Updated: Mar 2
By Terence O'Brien
China is number one trade partner for both New Zealand and Australia. The extent of dependence differs - for Australia 32% of exports are to China (19% imports); for New Zealand comparable figures are 23% of exports (16% imports). For key trades the degree of New Zealand export dependence on China is appreciable - forestry (60%), meat (40%) and dairy (30%). Good prices for those exports, alongside competitive prices for Chinese consumer goods imports, materially boost New Zealand terms of trade.
Australia’s political approach to China derives from its ‘middle level power’ ambition and the absolute primacy attached to its US military alliance. As an important supplier of key industrial raw materials to China (iron ore, coal etc.), Australia considers it can nevertheless remain in lockstep with the US, which brands China as a geopolitical threat. The Trump Administration is explicitly committed to halting PRC’s advance - politically, economically, commercially and technologically in order to preserve American global supremacy in an age of ‘catch up’, by China. Australian-PRC relations are presently strained by PM Morrison’s expressions of hostility.
New Zealand’s political approach is conditioned by total absence of ‘hard power’. It operates internationally, to an appreciable degree, beneath the radar screens of the powerful and is not a formal US military ally. New Zealand’s ‘soft power' - what the country is and seeks to be - represents its asset in international affairs, even as the domestic challenge involved is rigorous. That ‘soft power’ is embellished by New Zealand response to COVID 19, and to the Christchurch mosque killings.
The logic behind New Zealand’s ‘soft power’ is evenhandedness in international dealings. New Zealand discounts megaphone diplomacy and the Prime Minister has herself, thus far, avoided joining the US orchestrated drumbeat of China threat, that bears many hallmarks of psychological warfare. The Foreign Minister is less reticent. But the essential distinction between the predispositions of the two trans-Tasman leaders will have not have been unnoticed in China.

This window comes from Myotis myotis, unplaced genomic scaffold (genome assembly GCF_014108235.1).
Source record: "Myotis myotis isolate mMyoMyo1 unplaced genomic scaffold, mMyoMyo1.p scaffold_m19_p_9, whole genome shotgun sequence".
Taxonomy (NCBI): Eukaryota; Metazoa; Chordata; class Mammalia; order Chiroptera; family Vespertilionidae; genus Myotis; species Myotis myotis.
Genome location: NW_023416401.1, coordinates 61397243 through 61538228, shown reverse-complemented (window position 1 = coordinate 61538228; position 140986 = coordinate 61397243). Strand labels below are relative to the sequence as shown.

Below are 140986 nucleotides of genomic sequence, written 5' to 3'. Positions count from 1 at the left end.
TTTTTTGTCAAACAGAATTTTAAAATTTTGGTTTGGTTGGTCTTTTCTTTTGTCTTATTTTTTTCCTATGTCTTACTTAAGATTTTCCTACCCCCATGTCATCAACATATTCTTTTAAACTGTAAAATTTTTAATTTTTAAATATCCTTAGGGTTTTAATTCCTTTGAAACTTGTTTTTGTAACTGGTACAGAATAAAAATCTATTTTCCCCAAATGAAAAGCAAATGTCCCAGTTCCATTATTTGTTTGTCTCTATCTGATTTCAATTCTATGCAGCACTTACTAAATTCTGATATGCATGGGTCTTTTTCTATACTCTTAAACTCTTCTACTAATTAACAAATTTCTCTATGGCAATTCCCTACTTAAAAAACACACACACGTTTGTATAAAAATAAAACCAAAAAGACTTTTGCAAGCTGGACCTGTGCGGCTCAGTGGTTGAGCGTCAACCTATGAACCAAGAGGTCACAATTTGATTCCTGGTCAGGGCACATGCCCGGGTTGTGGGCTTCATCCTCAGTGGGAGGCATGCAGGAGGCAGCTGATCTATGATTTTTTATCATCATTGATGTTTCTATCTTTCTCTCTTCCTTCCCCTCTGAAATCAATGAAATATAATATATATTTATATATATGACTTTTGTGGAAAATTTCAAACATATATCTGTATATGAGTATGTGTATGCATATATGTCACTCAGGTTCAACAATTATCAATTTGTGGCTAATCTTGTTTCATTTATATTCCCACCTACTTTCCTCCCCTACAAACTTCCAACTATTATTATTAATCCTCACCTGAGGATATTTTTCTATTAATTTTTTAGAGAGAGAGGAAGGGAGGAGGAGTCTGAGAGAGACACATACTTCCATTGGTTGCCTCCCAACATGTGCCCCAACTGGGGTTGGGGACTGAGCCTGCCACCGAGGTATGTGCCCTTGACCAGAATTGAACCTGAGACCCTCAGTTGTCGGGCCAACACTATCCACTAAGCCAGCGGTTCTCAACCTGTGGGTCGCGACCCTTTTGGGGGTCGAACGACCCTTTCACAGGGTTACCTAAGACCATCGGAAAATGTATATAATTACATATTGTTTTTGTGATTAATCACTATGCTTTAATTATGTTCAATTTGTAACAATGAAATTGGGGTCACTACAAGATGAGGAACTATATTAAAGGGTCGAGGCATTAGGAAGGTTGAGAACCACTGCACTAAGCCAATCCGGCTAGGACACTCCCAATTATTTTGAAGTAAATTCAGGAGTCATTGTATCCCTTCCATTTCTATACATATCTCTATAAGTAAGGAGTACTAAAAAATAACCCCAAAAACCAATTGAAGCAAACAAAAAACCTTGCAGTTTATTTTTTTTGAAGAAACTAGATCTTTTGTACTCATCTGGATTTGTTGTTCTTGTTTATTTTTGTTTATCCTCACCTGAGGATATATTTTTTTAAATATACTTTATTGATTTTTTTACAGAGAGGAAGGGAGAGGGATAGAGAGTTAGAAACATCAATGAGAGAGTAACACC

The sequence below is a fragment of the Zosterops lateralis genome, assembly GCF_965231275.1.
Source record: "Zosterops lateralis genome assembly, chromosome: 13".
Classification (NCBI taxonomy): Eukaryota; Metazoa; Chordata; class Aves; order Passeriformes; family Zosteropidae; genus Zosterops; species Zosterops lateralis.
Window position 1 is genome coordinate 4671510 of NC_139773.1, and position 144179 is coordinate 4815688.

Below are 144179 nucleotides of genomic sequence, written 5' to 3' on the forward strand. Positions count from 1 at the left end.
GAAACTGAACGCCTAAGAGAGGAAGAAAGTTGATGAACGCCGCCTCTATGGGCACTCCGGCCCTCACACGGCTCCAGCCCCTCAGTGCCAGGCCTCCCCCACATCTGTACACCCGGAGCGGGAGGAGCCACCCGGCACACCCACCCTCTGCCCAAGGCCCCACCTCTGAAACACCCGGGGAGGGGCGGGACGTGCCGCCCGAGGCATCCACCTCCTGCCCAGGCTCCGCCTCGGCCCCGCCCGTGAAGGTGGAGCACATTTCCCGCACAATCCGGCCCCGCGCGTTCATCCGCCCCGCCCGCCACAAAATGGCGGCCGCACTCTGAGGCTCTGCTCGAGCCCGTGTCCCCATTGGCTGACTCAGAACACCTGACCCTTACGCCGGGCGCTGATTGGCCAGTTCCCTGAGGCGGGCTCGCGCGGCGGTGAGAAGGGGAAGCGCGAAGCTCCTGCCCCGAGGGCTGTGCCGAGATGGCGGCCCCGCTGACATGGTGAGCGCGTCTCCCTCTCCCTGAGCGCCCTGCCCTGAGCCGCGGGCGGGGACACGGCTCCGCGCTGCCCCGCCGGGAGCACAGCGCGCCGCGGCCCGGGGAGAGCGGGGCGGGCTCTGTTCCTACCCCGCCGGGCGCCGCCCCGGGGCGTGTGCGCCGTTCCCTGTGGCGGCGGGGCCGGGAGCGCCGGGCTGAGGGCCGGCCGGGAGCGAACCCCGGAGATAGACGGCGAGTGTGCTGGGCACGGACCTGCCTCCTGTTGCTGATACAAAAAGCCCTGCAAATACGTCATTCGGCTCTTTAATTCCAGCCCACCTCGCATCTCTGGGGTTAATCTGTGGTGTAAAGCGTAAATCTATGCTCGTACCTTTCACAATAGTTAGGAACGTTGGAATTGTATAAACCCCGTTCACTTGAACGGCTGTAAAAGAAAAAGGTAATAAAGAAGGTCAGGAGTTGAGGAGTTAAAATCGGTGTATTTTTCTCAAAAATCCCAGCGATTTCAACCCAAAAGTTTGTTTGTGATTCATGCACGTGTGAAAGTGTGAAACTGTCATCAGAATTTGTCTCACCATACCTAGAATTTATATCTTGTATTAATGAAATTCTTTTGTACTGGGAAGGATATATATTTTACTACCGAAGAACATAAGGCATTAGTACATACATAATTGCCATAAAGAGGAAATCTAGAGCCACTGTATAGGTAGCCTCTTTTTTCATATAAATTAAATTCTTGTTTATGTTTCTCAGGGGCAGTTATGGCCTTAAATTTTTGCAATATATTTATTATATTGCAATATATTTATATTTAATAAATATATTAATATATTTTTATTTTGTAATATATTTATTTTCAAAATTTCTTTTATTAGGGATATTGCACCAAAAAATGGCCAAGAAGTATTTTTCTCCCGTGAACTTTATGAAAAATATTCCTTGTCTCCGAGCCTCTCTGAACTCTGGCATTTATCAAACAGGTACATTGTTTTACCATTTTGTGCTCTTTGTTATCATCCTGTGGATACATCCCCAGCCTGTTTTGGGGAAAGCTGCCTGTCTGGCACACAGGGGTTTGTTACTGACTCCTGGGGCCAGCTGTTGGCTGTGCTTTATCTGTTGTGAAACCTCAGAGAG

A traditionally delicate choice for New Zealand (and democracies everywhere) lies between interests driven and values driven foreign policy. It is incontrovertible that Chinese authoritarianism under Xi Ping grows more oppressive (Uighers, Hongkong etc.), but does not extend to war mongering. Its South China Sea policy involves an essentially defensive reaction to rebut US forward military activity but is coloured too by sovereignty disputes with neighbours.
New Zealand cannot view China through rose tinted glasses, but US actions are also forbidding; both domestically ( enduring racism, toxic politics bankrolled by special interests, deluded gun laws etc. ) and, externally, (trade war, wilful financial sanctions, covert drone and special forces combat). American disregard for international rules based order that does not privilege US interests predates Trump. Many charges now levelled by the US against China and indeed vice versa ( over intellectual property theft, intrusive spying in cyber space, employing aid money to win friends) seem to amount to ‘pots calling kettles black’. Moral equivalence is always a tricky call given the realities of international relations, but New Zealand evenhandedness requires equitable judgement.
COVID 19 has capsized everybody’s assumptions. Recovery from unsurpassed levels of unemployment, of indebtedness, plus correcting the failure of democratic capitalism to close the gaps of inequality, provide immense tasks going forward. A rational reaction to COVID should have sparked concerted international response from the outset, while demonisation of WHO, or of China, serves no overall interest whatsoever.
Ideas for ‘bubbles’ between ‘like minded’ countries on the long road to post pandemic recovery, carry connotations for broader foreign political relationships at a time when great power leadership is confounded by geopolitical hostility and domestic convulsion. A reshuffle of cards in the deck of political /economic relationships more generally is not to be discounted. But it is quite likely that Australia and New Zealand will differ still over respective responses to China. New Zealand would presumably resist any notion that an evermore consequential Australia (or anyone else) gets to decide New Zealand policy on China.
Terence O'Brien is a former New Zealand Ambassador to the United Nation (Geneva, New York), and Senior Fellow at the Centre for strategic Studies at Victoria University of Wellington.
The views expressed in this article are the author's own and do not necessarily reflect Diplosphere's stance.